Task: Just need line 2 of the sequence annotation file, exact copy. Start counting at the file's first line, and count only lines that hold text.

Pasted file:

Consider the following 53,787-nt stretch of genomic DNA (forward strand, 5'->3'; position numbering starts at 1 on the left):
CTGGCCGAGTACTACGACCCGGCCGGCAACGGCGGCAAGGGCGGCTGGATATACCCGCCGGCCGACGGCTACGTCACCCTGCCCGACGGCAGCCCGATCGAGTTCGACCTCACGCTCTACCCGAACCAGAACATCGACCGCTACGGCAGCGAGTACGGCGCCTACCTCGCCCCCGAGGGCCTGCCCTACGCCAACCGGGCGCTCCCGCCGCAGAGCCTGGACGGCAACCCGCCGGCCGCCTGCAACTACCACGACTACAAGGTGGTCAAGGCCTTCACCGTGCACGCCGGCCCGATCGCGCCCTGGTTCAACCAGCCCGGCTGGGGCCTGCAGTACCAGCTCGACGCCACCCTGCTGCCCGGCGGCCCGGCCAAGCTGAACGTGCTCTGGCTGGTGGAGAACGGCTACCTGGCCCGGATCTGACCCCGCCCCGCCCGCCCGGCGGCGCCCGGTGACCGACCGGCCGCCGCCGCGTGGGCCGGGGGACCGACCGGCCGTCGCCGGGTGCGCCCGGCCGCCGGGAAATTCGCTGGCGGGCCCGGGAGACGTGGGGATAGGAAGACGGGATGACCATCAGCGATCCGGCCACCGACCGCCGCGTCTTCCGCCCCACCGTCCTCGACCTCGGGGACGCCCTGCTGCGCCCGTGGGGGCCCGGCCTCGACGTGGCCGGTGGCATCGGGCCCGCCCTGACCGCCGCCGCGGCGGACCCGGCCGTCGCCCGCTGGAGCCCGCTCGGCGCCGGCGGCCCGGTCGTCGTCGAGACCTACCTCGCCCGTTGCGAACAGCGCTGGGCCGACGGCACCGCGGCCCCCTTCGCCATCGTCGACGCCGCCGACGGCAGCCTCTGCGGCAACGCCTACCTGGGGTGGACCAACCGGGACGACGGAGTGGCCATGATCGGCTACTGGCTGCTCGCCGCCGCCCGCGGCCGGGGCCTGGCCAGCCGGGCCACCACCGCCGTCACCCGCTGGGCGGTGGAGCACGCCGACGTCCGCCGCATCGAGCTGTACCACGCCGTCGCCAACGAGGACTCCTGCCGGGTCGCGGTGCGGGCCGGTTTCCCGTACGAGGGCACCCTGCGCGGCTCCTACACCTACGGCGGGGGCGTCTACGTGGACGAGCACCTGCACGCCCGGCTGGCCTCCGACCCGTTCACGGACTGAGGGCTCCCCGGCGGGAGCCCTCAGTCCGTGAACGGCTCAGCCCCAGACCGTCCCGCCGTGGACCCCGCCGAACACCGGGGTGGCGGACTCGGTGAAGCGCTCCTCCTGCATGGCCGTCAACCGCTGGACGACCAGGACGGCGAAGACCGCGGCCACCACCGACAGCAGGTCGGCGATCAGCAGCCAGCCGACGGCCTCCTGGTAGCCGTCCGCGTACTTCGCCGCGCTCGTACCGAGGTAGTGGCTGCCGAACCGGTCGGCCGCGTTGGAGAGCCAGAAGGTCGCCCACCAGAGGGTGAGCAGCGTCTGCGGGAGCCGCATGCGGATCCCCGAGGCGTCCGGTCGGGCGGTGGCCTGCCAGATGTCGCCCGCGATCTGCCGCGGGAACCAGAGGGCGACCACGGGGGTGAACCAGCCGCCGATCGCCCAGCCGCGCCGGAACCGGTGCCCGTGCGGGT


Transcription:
CTGGCCGAGTACTACGACCCGGCCGGCAACGGCGGCAAGGGCGGCTGGATATACCCGCCGGCCGACGGCTACGTCACCCTGCCCGACGGCAGCCCGATCGAGTTCGACCTCACGCTCTACCCGAACCAGAACATCGACCGCTACGGCAGCGAGTACGGCGCCTACCTCGCCCCCGAGGGCCTGCCCTACGCCAACCGGGCGCTCCCGCCGCAGAGCCTGGACGGCAACCCGCCGGCCGCCTGCAACTACCACGACTACAAGGTGGTCAAGGCCTTCACCGTGCACGCCGGCCCGATCGCGCCCTGGTTCAACCAGCCCGGCTGGGGCCTGCAGTACCAGCTCGACGCCACCCTGCTGCCCGGCGGCCCGGCCAAGCTGAACGTGCTCTGGCTGGTGGAGAACGGCTACCTGGCCCGGATCTGACCCCGCCCCGCCCGCCCGGCGGCGCCCGGTGACCGACCGGCCGCCGCCGCGTGGGCCGGGGGACCGACCGGCCGTCGCCGGGTGCGCCCGGCCGCCGGGAAATTCGCTGGCGGGCCCGGGAGACGTGGGGATAGGAAGACGGGATGACCATCAGCGATCCGGCCACCGACCGCCGCGTCTTCCGCCCCACCGTCCTCGACCTCGGGGACGCCCTGCTGCGCCCGTGGGGGCCCGGCCTCGACGTGGCCGGTGGCATCGGGCCCGCCCTGACCGCCGCCGCGGCGGACCCGGCCGTCGCCCGCTGGAGCCCGCTCGGCGCCGGCGGCCCGGTCGTCGTCGAGACCTACCTCGCCCGTTGCGAACAGCGCTGGGCCGACGGCACCGCGGCCCCCTTCGCCATCGTCGACGCCGCCGACGGCAGCCTCTGCGGCAACGCCTACCTGGGGTGGACCAACCGGGACGACGGAGTGGCCATGATCGGCTACTGGCTGCTCGCCGCCGCCCGCGGCCGGGGCCTGGCCAGCCGGGCCACCACCGCCGTCACCCGCTGGGCGGTGGAGCACGCCGACGTCCGCCGCATCGAGCTGTACCACGCCGTCGCCAACGAGGACTCCTGCCGGGTCGCGGTGCGGGCCGGTTTCCCGTACGAGGGCACCCTGCGCGGCTCCTACACCTACGGCGGGGGCGTCTACGTGGACGAGCACCTGCACGCCCGGCTGGCCTCCGACCCGTTCACGGACTGAGGGCTCCCCGGCGGGAGCCCTCAGTCCGTGAACGGCTCAGCCCCAGACCGTCCCGCCGTGGACCCCGCCGAACACCGGGGTGGCGGACTCGGTGAAGCGCTCCTCCTGCATGGCCGTCAACCGCTGGACGACCAGGACGGCGAAGACCGCGGCCACCACCGACAGCAGGTCGGCGATCAGCAGCCAGCCGACGGCCTCCTGGTAGCCGTCCGCGTACTTCGCCGCGCTCGTACCGAGGTAGTGGCTGCCGAACCGGTCGGCCGCGTTGGAGAGCCAGAAGGTCGCCCACCAGAGGGTGAGCAGCGTCTGCGGGAGCCGCATGCGGATCCCCGAGGCGTCCGGTCGGGCGGTGGCCTGCCAGATGTCGCCCGCGATCTGCCGCGGGAACCAGAGGGCGACCACGGGGGTGAACCAGCCGCCGATCGCCCAGCCGCGCCGGAACCGGTGCCCGTGCGGGT